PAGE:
I was even able to double end this assignment with a 2nd “half day” with one of my regular schools because the teachers at both schools arranged it. It seems they had to observe each other in the classroom as part of some teacher evaluation assignment.

This week the 1st year teacher called on Monday to ask if I would take her class on Thursday. She said her class had a very positive response to my short time with them and she didn’t know any reliable subs to call.

If this works out right, I might have increased my “regular schools” pool by 50%.

Wednesday, November 18, 2009

Operation Christmas Child 2009

Another worthy public service project...

Our church, several others and the local high school have participated in this project each year for the last few years now. Claudette had fun taking the grand-girls out shopping for little toys to fill four shoe boxes. We'll be down at the church this Saturday morning wrapping and packing several hundred boxes to send out.

I'm sure there is a church or organization in your area if you wish to help with a shoebox donation of your own.

Thank You!

Tuesday, November 17, 2009

Donors Choose...

A public service announcement:
I've heard more than a few good stories about "Donors Choose" so...
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For the month of November, if you post a "thank a teacher" video to MyTeacherMyHero.com, you will get $25 to give toward any special project or classroom supply request posted to DonorsChoose.org.

Also, you can give a shout out to your favorite teacher on twitter -- just post #MyTeacherMyHero Teacher Name, Subject, School, City, State.

The teacher as well as the school that tallies the most mentions on #MyTeacherMyHero during American Education Week (that's this week) will each be awarded a special donation of $1,000 toward the supplies or project of their choice.

Whether it's books or beakers, for second graders or sophomores, in Honolulu or Hartford there are thousands of classroom needs represented. Since launching in 2000, DonorsChoose.org has channeled over $40 million to 2.6 million students in classrooms nationwide.

A social video website, My Teacher, My Hero came together to honor those teachers who have touched lives -- with the hope that their stories will inspire others to pursue the teaching profession (if we cannot change the pay scale, then we can at least acknowledge teachers' important role in our society).

Details can be found online at http://myteachermyhero.com/blog/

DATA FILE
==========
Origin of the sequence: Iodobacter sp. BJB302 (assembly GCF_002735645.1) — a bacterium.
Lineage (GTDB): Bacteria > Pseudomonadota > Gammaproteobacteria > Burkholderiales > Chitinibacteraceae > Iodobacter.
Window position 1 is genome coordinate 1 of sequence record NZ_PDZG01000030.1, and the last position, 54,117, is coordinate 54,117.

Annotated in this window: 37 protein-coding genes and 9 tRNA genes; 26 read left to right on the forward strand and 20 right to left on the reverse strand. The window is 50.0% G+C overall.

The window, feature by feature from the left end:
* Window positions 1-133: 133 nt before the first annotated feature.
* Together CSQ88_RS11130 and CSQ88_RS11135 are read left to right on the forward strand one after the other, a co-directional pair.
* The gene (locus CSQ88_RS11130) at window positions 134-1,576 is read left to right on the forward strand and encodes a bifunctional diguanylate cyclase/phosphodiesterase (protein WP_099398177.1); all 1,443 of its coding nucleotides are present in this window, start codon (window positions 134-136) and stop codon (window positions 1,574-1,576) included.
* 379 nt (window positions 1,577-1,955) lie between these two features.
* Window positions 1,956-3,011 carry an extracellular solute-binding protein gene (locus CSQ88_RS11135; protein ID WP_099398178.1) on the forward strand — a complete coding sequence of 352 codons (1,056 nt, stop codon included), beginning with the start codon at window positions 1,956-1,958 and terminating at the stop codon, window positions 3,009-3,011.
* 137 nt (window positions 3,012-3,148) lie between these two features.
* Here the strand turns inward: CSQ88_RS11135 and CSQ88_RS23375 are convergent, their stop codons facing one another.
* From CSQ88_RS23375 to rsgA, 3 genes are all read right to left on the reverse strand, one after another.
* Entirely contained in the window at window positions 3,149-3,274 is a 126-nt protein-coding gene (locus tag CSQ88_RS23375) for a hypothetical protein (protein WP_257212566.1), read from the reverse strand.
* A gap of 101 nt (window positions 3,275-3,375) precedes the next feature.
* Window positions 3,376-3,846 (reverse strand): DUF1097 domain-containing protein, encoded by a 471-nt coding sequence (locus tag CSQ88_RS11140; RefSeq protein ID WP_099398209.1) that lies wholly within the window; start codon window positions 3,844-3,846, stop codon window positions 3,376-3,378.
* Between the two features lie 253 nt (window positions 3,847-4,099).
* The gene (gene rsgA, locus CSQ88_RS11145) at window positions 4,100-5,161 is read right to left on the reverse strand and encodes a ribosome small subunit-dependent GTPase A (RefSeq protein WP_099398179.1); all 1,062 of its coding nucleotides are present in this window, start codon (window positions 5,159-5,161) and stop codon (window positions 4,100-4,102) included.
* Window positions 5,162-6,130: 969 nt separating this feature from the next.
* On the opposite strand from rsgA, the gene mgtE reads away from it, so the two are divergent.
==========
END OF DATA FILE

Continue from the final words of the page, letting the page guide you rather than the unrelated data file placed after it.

Sunday, November 15, 2009

Odds & Ends

I was informed by one of my loyal readers that it’s been more than two weeks since I’ve written anything related to actual school stuff. I was told that posting videos and math problems don’t count.

So, Gary…from the “Odd things I noticed while at school” diary these last couple of weeks:

3rd grade: Be sure to remove the headphones plug from the cassette player to make the speakers play. I should have tested the player before school instead of the instant I needed it at the start of the reading lesson.

4th grade: Assigned nicknames for a different pair of tattlers – “Toe Jam” and “Arm Pit”

4th&6th grades: Subbed two classes at two different schools in a single day. The 6th graders were better behaved.

The teachers were required to observe each other in their respective classrooms for some kind of teacher evaluation process. I got paid for a single full day instead of two half days which would have paid more.

5th grade: First time I’ve ever seen two sign in sheets for substitute teachers in the office. Twenty out of twenty-seven teachers out in a single day!

1st grade: Dealing with the little Khan man again. I see a little improvement. At least he isn’t pretending not to know English any more.

Saturday, November 14, 2009

Jack Webb on Healthcare

I wonder how many followers of this blog are old enough to know the "Jack Webb" reference?


Monday, November 09, 2009

Brain Twister

(From the same 5th grade test...)

This is the other question I missed on the test. Actually, I gave up because we ran out of time. You have 10 minutes. GO!!

(Click pink to enlarge...)

Saturday, November 07, 2009

How Many Squares?

What does a substitute teacher do during 5th grade math tests? Sometimes he takes it himself. It's embarrassing if he can get only four of six problems correct.

This WAS a tough little practice test. Six questions and 30minutes to complete. The best student score was 4 correct...same as mine. Take the test to see how you do. Then "comment" with your answer. No cheating please!

How many squares do you see?





(I missed one !!**%$&^% square! ...had to look on the answer sheet to find it)